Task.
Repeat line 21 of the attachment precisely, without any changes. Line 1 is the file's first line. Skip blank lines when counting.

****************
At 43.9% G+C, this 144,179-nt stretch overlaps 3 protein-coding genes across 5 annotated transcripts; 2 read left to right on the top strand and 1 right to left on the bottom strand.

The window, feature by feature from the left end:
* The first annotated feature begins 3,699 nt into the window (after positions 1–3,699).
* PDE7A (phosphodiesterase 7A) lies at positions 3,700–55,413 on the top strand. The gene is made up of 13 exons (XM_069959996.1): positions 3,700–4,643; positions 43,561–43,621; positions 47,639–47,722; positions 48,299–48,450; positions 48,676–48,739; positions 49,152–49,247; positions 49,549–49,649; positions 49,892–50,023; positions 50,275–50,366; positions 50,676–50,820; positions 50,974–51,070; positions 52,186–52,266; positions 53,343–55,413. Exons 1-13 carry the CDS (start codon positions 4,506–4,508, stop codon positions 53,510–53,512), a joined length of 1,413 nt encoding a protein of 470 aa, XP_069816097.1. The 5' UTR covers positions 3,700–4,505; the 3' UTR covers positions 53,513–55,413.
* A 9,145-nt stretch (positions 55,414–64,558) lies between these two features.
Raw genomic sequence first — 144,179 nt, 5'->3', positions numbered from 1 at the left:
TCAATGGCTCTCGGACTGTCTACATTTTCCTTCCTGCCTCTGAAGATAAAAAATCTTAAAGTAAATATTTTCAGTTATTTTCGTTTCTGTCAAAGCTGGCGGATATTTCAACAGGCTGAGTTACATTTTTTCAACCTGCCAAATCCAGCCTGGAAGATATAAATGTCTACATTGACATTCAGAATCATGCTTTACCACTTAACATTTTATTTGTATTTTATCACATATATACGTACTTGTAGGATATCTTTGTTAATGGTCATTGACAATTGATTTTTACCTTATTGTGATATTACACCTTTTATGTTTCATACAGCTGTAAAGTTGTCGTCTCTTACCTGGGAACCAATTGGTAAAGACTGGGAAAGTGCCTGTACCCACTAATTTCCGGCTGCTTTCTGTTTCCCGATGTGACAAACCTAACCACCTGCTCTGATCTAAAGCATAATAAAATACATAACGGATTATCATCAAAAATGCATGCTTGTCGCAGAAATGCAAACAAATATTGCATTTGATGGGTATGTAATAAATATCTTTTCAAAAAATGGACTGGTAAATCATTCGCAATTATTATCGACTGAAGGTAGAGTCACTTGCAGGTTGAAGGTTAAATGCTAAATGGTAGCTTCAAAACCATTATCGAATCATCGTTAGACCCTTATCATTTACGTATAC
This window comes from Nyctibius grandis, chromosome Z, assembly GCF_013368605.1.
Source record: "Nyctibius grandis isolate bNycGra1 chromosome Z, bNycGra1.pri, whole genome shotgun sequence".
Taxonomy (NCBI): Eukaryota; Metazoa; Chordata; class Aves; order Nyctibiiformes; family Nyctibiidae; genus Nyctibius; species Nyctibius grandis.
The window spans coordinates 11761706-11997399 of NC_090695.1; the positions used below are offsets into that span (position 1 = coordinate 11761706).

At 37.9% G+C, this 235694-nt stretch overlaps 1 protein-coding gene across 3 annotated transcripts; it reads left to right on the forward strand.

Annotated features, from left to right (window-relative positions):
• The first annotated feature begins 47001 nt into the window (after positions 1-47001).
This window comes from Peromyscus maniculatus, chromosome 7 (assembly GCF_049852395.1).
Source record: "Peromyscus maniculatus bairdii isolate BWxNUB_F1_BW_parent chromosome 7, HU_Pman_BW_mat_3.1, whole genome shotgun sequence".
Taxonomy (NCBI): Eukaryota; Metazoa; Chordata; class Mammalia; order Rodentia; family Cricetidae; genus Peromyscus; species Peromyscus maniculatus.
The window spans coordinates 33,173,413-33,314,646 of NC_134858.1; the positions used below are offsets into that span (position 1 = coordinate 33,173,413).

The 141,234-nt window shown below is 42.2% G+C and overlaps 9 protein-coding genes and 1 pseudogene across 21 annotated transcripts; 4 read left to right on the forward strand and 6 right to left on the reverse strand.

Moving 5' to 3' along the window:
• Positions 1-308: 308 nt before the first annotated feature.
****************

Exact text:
• Positions 1-308: 308 nt before the first annotated feature.